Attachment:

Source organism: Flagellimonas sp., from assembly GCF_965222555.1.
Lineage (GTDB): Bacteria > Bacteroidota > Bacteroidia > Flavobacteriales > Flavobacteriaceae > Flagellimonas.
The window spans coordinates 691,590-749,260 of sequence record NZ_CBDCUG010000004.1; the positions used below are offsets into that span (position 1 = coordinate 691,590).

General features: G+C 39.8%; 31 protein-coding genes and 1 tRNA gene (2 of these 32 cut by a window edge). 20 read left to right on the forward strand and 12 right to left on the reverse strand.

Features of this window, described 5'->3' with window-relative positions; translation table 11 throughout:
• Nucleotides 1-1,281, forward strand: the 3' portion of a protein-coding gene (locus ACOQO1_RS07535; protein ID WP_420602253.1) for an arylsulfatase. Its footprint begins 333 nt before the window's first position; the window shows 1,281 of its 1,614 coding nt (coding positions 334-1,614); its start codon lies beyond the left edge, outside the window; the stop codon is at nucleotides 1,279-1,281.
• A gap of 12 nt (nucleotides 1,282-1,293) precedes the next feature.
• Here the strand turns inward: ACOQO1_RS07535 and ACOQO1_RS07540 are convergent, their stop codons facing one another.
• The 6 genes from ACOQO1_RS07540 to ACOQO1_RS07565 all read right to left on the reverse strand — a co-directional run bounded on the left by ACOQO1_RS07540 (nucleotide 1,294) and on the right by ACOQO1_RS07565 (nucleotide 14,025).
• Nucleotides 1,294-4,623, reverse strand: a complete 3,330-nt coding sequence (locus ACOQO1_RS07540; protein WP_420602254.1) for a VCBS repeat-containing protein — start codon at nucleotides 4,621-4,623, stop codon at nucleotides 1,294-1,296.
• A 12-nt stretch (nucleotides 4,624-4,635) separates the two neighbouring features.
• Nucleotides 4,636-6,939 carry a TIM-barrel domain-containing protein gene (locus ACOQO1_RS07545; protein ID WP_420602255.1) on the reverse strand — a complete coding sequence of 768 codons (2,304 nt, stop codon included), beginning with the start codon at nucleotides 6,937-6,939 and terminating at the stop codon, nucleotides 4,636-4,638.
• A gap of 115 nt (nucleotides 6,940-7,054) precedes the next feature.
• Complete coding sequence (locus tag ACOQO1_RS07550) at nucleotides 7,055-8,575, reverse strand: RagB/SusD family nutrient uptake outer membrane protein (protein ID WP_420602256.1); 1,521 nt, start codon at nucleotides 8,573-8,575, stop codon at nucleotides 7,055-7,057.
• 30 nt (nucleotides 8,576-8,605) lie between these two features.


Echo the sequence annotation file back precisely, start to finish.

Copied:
Source organism: Flagellimonas sp., from assembly GCF_965222555.1.
Lineage (GTDB): Bacteria > Bacteroidota > Bacteroidia > Flavobacteriales > Flavobacteriaceae > Flagellimonas.
The window spans coordinates 691,590-749,260 of sequence record NZ_CBDCUG010000004.1; the positions used below are offsets into that span (position 1 = coordinate 691,590).

General features: G+C 39.8%; 31 protein-coding genes and 1 tRNA gene (2 of these 32 cut by a window edge). 20 read left to right on the forward strand and 12 right to left on the reverse strand.

Features of this window, described 5'->3' with window-relative positions; translation table 11 throughout:
• Nucleotides 1-1,281, forward strand: the 3' portion of a protein-coding gene (locus ACOQO1_RS07535; protein ID WP_420602253.1) for an arylsulfatase. Its footprint begins 333 nt before the window's first position; the window shows 1,281 of its 1,614 coding nt (coding positions 334-1,614); its start codon lies beyond the left edge, outside the window; the stop codon is at nucleotides 1,279-1,281.
• A gap of 12 nt (nucleotides 1,282-1,293) precedes the next feature.
• Here the strand turns inward: ACOQO1_RS07535 and ACOQO1_RS07540 are convergent, their stop codons facing one another.
• The 6 genes from ACOQO1_RS07540 to ACOQO1_RS07565 all read right to left on the reverse strand — a co-directional run bounded on the left by ACOQO1_RS07540 (nucleotide 1,294) and on the right by ACOQO1_RS07565 (nucleotide 14,025).
• Nucleotides 1,294-4,623, reverse strand: a complete 3,330-nt coding sequence (locus ACOQO1_RS07540; protein WP_420602254.1) for a VCBS repeat-containing protein — start codon at nucleotides 4,621-4,623, stop codon at nucleotides 1,294-1,296.
• A 12-nt stretch (nucleotides 4,624-4,635) separates the two neighbouring features.
• Nucleotides 4,636-6,939 carry a TIM-barrel domain-containing protein gene (locus ACOQO1_RS07545; protein ID WP_420602255.1) on the reverse strand — a complete coding sequence of 768 codons (2,304 nt, stop codon included), beginning with the start codon at nucleotides 6,937-6,939 and terminating at the stop codon, nucleotides 4,636-4,638.
• A gap of 115 nt (nucleotides 6,940-7,054) precedes the next feature.
• Complete coding sequence (locus tag ACOQO1_RS07550) at nucleotides 7,055-8,575, reverse strand: RagB/SusD family nutrient uptake outer membrane protein (protein ID WP_420602256.1); 1,521 nt, start codon at nucleotides 8,573-8,575, stop codon at nucleotides 7,055-7,057.
• 30 nt (nucleotides 8,576-8,605) lie between these two features.